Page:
For policymakers, educational institutions and their IT leaders, and even concerned parents, collaborative cybersecurity efforts should rally around the concept of resilience, or the ability to bounce back. Here are three steps to get on the path to cyber resiliency:

  1. Battle the false sense of security. Millions of dollars of public funds are invested in applying security controls in schools — giving parents and educators a false sense of security. Many of these controls are fragile or by-passable — meaning that without consistent monitoring, you may be more exposed than you think. Make the most of the tools you already have and spend your budget on more impactful projects. Ask the question, “Are the controls we already have in place functioning at all times?” Security controls cannot protect you when they are taken offline by wily students, or bypassed. Foundational device controls include, at a minimum, anti-malware, encryption, authorized VPN, patch/client management, and web-filtering/firewalling on the client — and all need to be based on a platform that enable visibility and resilience for IT.
  2. Strengthen your immune system. In the complex world of endpoint security, increased security spending does not equate to increased safety any more than taking more vitamins guarantees you will never get the flu. In fact, every additional security tool, while adding protection, also increases the complexity on the endpoint and therefore the probability of failure as agents. A recent Absolute study reveals schools that have encryption in place experience agent failures on an average of nine devices per day — almost half of which never recover, leaving students and staff at risk of potential data breaches. In order to protect your students, your data, and your investment, ensure you have fundamental controls activated to gain a persistent connection to each device — on or off the school network. It’s only then that you can repair or replace critical apps that have been disabled or removed.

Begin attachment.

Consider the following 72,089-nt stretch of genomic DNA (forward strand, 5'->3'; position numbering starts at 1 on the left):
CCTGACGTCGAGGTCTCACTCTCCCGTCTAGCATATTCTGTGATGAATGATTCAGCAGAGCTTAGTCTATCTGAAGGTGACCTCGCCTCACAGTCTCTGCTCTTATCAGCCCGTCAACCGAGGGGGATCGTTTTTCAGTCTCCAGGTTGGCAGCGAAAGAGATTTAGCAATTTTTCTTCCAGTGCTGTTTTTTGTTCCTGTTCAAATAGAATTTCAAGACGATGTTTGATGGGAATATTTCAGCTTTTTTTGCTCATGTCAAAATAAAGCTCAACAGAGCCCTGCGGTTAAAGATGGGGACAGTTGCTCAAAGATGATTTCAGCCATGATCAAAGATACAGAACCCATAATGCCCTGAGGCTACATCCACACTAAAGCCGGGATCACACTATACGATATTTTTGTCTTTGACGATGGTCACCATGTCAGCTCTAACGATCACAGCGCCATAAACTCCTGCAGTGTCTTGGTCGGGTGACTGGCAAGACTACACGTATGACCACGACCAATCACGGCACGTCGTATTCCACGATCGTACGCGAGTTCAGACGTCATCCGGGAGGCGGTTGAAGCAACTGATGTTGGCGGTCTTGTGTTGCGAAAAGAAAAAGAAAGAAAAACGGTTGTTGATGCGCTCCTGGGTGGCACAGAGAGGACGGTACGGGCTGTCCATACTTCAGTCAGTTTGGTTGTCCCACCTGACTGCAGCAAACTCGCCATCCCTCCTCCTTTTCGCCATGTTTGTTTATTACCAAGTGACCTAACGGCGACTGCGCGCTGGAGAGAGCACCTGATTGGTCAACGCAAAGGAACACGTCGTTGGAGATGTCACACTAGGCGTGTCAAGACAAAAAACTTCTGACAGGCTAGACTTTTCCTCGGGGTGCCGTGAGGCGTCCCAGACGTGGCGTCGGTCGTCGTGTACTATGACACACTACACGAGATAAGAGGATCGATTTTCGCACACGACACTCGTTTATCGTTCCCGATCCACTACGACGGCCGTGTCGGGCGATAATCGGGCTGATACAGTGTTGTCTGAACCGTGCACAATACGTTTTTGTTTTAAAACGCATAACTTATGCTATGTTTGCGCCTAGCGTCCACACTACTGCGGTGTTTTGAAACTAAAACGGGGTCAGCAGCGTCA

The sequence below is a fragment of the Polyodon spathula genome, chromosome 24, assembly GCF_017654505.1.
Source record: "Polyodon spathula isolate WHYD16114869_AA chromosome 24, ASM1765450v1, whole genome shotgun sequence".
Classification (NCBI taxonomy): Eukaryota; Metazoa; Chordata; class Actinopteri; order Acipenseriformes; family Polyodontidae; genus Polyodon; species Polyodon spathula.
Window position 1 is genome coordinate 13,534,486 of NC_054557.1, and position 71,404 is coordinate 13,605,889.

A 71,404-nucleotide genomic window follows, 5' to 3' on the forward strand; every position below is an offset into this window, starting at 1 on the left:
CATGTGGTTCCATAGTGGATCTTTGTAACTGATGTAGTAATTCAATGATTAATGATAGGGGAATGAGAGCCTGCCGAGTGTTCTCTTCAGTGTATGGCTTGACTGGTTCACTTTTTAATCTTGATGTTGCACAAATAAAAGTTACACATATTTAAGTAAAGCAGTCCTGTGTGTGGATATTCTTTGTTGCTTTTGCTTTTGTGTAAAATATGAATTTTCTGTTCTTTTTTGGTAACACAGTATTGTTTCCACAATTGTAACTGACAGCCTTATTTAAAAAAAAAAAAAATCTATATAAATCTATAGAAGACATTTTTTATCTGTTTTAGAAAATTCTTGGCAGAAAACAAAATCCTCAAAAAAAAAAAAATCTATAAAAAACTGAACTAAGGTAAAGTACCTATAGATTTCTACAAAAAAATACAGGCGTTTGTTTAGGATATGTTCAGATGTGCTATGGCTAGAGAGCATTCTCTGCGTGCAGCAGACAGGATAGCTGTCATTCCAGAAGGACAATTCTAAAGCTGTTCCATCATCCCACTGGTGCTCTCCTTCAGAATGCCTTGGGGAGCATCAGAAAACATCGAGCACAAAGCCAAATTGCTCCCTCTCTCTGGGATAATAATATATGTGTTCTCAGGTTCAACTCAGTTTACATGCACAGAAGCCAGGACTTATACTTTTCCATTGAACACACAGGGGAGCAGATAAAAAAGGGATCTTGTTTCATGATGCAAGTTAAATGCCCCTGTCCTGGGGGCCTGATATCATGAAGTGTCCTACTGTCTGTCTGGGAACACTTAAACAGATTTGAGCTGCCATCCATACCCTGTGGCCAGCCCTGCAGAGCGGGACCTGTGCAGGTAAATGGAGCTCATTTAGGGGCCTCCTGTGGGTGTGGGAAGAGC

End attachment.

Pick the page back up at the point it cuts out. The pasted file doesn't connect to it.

3. Make cybersecurity the air students breathe. Creating a culture of online security and open communication about online threats is not just good practice, it’s an ethical responsibility. Turn it into a game; teach students what attackers do, test them on practical examples, and give each of them a sense of achievement when they win. Yammering on about ransomware crippling the school or how awful an attack would be for their district is unlikely to stop an 11-year-old trying to circumvent security policies. Let them know what villains may try to do, and challenge them to step up and help stop them. Provide a means for them to report suspicious online behavior without fear of punishment. Make them the hero of the cyber resilience story.

Heeding these steps will ultimately prepare schools to successfully overcome a ransomware attack by ensuring it’s business as usual no matter the extent of the breach. While we must understand the importance of a thriving digital classroom, the education sector must also recognize the threats that come along with these advancements.  

About the Author

Christy Wyatt is CEO of Absolute.